• Fill each salt-rimmed glass with fresh ice, pour in the margarita mixture, garnish with a jalapeño slice (or, if you're brave, an entire jalapeño) and a lime wedge, and serve.  
The Latin Road Home

Adapted From

The Latin Road Home

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Serving: 1 drinkCalories: 237 kcalCarbohydrates: 24 gProtein: 1 gFat: 1 gSaturated Fat: 1 gSodium: 4 mgPotassium: 49 mgFiber: 1 gSugar: 20 gVitamin A: 32 IUVitamin C: 12 mgCalcium: 5 mgIron: 1 mg

Nutrition information is automatically calculated, so should only be used as an approximation.

Tried this recipe?Mention @leitesculinaria or tag #leitesculinaria!
Recipe © 2012 Jose Garces. Photo © 2012 Jason Varney. All rights reserved.

Recipe Testers’ Reviews

This chile-spiked margarita recipe bumps up the standard margarita. The premixed varieties are just plain horrible [even in a pinch]. Most bars try to get too inventive and they either end up being too sour, too sweet, or filled with too many fruity flavors that don’t really add to the overall drink. I love to make my own infused vodka and chiles were next on my list and tequila seemed like a better choice.

I did let the tequila develop quite a bit of spiciness, but next time I’ll let it sit for a longer time and possibly leave in a few more seeds. There were mixed reactions from my various tasters. No one thought the chile-spiced margaritas were too spicy, but some of us thought it could have been bumped up a notch. I’ve been using more agave nectar lately and it really gives a nice depth of sweetness. In this drink, I chose to use a light nectar, just to avoid giving it an off color. I also think it would be nice to combine some cayenne or chile powder with the salt for the coating on the glasses.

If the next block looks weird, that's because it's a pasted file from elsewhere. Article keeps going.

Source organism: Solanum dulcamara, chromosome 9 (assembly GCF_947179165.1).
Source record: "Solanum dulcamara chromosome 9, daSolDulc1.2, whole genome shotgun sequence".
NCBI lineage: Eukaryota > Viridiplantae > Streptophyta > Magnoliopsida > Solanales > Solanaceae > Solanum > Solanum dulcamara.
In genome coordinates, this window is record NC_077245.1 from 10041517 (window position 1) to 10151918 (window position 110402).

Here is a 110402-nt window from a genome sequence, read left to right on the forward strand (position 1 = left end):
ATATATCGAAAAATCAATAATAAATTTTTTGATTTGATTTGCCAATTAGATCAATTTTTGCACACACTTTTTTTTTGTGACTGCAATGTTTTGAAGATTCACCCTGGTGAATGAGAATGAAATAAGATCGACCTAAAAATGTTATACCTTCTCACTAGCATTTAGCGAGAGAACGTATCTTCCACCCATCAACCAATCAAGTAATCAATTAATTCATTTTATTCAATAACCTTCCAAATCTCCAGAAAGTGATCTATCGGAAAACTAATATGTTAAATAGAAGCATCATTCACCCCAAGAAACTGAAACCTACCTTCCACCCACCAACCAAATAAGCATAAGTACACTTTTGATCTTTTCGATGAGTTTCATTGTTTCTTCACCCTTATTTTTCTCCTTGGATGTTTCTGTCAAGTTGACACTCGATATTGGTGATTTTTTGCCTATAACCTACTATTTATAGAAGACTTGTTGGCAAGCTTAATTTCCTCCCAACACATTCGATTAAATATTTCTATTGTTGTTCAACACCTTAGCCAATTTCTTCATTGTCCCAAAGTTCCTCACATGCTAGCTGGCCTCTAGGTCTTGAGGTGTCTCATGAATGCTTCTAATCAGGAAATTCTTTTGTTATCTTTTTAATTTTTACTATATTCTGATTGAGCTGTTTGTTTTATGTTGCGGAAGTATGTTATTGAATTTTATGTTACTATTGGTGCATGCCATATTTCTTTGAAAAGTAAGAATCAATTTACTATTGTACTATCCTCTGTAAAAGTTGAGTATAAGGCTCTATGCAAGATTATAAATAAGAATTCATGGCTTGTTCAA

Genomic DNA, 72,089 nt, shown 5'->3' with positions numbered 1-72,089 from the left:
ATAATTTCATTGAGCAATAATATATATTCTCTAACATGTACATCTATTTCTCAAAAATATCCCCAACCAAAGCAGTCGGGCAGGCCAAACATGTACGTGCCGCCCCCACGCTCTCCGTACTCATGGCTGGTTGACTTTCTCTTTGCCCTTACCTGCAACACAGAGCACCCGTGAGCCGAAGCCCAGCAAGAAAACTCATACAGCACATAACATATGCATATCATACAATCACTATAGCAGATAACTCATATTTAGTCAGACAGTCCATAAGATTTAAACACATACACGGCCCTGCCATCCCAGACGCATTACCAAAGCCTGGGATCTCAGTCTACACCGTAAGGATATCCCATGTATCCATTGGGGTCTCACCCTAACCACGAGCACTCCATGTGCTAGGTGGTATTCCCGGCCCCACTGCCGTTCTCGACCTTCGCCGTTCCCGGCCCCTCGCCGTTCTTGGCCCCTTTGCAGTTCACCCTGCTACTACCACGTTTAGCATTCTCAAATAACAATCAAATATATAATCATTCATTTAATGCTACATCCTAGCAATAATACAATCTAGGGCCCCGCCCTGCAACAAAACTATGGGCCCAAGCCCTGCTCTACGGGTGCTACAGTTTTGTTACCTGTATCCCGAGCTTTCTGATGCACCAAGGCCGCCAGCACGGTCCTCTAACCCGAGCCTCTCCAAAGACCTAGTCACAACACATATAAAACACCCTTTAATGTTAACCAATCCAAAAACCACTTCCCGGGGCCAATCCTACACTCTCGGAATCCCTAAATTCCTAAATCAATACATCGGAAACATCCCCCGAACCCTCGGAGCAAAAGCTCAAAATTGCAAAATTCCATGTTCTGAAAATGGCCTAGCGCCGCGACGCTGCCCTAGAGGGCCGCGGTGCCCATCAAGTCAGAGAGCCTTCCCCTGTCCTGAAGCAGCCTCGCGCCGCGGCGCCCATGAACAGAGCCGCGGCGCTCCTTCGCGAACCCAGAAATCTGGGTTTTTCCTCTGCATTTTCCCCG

For the brave, I think this may be good with a serrano pepper or a habanero (that’s more than I could handle). I’m anxious to try this on some friends who judge margaritas according to which premixed brand is better!

There’s nothing quite like a great margarita, made with fresh juice and quality liquor to chase away the end of winter. I steeped the jalapeño for two hours (though “periodically checking the level of spiciness” was enjoyable in itself…) and decided to be cautious about the amount of spice in the finished drink.

As a regular margarita it was great. I always love the addition of orange liquor and fresh lime juice. The agave nectar made me have one of those “why didn’t I think of that” moments as it dissolved perfectly without the extra step of making simple syrup. However, the slight prickle of heat in the finish was really enjoyable and made us sit up a little straighter.

About David Leite

David Leite has received three James Beard Awards for his writing as well as for Leite’s Culinaria. His work has appeared in The New York Times, Martha Stewart Living, Saveur, Bon Appétit, Gourmet, Food & Wine, Yankee, Los Angeles Times, Chicago Tribune, The Washington Post, and more.